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Composting 101: What is Green & Brown?

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When you look at composting articles or books they use the terms “green” and “brown” compost items.

What exacly do they mean?

The end result of compost is your garden’s gold-it is what feeds the soil life, the worms and microbes then do the actual work of turning your waste into dark, rich compost. We as humans, well actually all living beings need a well rounded diet with the proper nutrients to be healthy and flourish.  Just the same, to keep our soil life healthy they need a good mixture of green and brown ingredients.

What is “Brown”?

“Brown” ingredients are what we would consider to be woody materials; these are items that are high in carbon.   For the microbes in the soil to truly thrive they need carbon energy.  Without he carbon your greens will decompose too quickly and turn into a smelly (ammonia smell) and slimy pile.

Examples of some “Brown” items:

  • Hay
  • Paper-Shredded
  • Tea bags
  • Sawdust
  • Coffee filters
  • Pine needles
  • Corn Cobs
  • Cotton or wool fabric scraps
  • Dryer Lint
  • Grass clippings (dried)
  • Leaves (dead)
  • Peat Moss
  • Straw

What is “Green”?

“Green” ingredients are items high in nitrogen.  Nitrogen provides your microbes the protein they need to truly thrive.

Examples of “Green” items:

  • Coffee grounds
  • Fruit Scraps
  • Vegetable Scraps
  • Tea leaves
  • Egg shells
  • Flowers
  • Grass clippings (fresh)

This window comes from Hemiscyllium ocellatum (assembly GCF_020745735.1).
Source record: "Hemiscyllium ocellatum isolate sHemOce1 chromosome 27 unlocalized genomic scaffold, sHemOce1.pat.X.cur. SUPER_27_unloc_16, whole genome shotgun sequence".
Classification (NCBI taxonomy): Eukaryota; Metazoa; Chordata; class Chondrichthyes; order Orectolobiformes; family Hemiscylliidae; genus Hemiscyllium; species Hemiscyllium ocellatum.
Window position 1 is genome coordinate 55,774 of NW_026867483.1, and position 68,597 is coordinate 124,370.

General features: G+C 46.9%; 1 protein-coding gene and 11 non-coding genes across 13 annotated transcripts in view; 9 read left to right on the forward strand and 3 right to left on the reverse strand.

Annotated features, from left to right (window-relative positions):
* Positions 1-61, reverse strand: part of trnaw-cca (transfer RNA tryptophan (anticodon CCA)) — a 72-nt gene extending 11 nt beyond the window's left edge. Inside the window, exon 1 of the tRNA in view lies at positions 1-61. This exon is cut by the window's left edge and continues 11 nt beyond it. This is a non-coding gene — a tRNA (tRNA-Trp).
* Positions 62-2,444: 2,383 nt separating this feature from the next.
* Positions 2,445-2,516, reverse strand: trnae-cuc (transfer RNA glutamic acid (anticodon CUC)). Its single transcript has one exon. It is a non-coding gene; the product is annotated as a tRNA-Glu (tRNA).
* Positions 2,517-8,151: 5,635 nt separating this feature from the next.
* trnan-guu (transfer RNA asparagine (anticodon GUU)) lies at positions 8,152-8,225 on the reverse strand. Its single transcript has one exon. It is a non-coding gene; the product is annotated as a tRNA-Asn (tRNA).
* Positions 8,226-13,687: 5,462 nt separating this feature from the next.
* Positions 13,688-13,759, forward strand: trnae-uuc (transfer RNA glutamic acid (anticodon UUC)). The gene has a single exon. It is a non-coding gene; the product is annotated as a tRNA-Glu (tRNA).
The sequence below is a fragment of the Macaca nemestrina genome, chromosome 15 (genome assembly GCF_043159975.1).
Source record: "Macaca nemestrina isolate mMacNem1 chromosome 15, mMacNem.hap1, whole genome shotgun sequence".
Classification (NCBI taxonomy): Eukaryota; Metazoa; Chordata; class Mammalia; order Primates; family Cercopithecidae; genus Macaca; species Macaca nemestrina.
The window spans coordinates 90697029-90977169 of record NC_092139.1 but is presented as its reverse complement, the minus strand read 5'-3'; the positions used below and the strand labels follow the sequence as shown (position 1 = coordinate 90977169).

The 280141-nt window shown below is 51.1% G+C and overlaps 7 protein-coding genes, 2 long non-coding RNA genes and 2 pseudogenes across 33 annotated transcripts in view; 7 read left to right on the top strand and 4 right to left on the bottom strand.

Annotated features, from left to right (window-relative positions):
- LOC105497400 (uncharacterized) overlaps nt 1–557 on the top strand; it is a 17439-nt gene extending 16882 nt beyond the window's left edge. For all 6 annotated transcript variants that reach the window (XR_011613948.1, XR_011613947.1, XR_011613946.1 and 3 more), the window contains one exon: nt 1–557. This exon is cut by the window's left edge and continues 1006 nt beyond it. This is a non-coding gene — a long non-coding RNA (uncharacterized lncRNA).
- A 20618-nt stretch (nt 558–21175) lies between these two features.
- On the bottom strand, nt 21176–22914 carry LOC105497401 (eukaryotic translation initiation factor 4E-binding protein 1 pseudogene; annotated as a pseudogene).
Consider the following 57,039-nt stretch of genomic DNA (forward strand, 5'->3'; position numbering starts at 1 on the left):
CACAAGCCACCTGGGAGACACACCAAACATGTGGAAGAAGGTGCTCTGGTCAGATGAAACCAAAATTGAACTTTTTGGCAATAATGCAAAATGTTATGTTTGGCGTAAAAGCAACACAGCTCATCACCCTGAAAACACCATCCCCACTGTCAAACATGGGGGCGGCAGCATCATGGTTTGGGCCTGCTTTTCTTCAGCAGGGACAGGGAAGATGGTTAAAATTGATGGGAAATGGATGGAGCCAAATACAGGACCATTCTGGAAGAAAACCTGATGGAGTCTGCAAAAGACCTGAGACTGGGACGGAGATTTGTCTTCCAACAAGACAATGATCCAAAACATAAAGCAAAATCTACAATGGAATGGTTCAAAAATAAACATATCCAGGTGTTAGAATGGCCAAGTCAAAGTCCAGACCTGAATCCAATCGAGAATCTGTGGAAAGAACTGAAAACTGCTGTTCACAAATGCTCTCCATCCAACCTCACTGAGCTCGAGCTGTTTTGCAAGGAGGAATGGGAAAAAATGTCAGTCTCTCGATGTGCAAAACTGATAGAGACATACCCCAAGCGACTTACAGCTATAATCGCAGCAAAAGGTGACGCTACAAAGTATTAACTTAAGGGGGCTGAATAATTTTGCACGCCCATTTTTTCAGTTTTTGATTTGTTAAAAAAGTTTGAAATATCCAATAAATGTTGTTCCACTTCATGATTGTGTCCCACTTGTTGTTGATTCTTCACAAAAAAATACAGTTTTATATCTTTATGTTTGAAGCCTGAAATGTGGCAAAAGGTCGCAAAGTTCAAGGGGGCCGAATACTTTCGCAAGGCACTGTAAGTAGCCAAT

• Manure (high in nitrogen)
  • Seaweed

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How Much of Each is Best?

For the best results, it is a good rule of thumb to keep it at a 50:50 ratio.  Although you do not have to be exact, try to use equal amounts of “Browns” and “Greens”.  The easiest way to do this is to layer.  When you add a bowl full of kitchen scraps, add in a bowl full of your choice of “Brown” items as well.

If your pile isn’t moving along (doesn’t heat up), then you know you need to add more nitrogen rich “Greens”, but if your pile starts getting smelly like ammonia, you know you need more “Browns”.  Although a compost pile consisting of just “Brown” ingredients will eventually decay into compost, it will take much longer.

For the best results, your pile needs to be damp so add a little water and also needs oxygen, so turn your pile every few days.  Providing a good combination of both “green” and “brown” ingredients will in turn produce a very healthy environment for your soil live to thrive and provide you with rich earthy smelling, dark, nutrient rich compost to feed your garden.

Go here to read my other Composting 101 articles.

13 thoughts on “Composting 101: What is Green & Brown?

  1. I have been telling my husband that I want to start a compost. He is a chef so we always have lots of compost-worthy waste. I’m going to show this to him to continue my plea… 🙂

  2. Great tips for composting. When I lived in the desert, I had to add water to my compost pile every time I turned it. BUT…I got naturally occurring earthworms in about 6 or 8 weeks. YAY!

    1. Thanks Brittney! Composting is so easy, just a simple balance! I have three or four more articles to come about different topics and ways also.

  3. Thanks for this post! I have way too much green in my compost but it definitely helps to know there are more brown option than just dead leaves (which is mostly all I had been using for my brown). It is easy to adjust a compost pile with too much green?

  4. Never thought about dryer lint being a “brown” item. Now I can stop nagging my husband to empty the laundry room trash on trash nights. It can go into the compost whenever it’s full!

    1. Hi Eva, just start adding a little extra brown to your pile until you reach a proper balance. I many times end up with more green but it will balance out easily.

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